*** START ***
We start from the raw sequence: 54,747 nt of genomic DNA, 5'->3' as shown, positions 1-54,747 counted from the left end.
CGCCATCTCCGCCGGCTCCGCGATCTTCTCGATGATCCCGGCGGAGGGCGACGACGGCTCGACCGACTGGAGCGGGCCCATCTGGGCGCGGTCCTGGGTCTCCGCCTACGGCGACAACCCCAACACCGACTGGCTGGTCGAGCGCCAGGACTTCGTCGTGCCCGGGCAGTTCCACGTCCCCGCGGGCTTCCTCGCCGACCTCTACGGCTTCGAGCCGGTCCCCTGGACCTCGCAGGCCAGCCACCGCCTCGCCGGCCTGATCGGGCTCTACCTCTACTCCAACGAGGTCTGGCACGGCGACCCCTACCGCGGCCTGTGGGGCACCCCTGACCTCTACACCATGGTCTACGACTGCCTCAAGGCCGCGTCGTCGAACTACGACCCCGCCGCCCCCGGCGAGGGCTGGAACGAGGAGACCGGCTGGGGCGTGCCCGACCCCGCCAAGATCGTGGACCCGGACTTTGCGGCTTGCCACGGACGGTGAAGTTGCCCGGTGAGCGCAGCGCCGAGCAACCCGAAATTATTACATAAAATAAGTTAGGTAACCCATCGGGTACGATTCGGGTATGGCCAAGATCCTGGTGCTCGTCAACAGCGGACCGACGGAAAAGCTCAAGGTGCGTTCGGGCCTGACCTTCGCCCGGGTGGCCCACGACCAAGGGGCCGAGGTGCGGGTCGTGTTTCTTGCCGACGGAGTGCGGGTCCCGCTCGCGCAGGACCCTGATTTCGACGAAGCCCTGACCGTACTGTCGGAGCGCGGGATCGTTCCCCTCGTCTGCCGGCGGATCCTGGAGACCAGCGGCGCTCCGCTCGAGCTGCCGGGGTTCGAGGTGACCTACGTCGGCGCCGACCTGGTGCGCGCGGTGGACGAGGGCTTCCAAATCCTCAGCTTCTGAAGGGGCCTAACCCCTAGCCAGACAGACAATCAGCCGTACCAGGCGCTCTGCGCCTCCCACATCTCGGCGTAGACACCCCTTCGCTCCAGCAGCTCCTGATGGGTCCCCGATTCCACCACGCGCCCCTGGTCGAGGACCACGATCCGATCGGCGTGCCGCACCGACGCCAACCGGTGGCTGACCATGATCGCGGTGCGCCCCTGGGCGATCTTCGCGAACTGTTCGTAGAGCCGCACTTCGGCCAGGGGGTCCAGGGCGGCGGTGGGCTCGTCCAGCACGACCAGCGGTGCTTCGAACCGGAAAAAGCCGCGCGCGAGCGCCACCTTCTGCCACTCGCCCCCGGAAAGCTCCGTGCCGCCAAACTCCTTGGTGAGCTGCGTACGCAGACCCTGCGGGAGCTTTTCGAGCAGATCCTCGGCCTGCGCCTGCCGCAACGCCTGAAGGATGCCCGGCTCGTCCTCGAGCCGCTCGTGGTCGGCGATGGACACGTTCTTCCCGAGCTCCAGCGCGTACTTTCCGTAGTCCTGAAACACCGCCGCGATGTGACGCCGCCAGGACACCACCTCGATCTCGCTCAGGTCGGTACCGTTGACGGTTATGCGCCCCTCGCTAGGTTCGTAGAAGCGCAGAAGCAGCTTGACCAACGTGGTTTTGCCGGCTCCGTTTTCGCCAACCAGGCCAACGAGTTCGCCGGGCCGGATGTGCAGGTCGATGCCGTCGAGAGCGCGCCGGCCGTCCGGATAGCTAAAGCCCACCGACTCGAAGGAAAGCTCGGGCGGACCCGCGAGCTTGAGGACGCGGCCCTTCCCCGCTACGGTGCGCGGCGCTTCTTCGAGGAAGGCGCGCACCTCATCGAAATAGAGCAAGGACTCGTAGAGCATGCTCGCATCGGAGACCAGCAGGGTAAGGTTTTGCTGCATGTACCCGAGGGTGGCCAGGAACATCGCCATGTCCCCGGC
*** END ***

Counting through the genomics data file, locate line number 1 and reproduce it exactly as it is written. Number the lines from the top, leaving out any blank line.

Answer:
We start from the raw sequence: 54,747 nt of genomic DNA, 5'->3' as shown, positions 1-54,747 counted from the left end.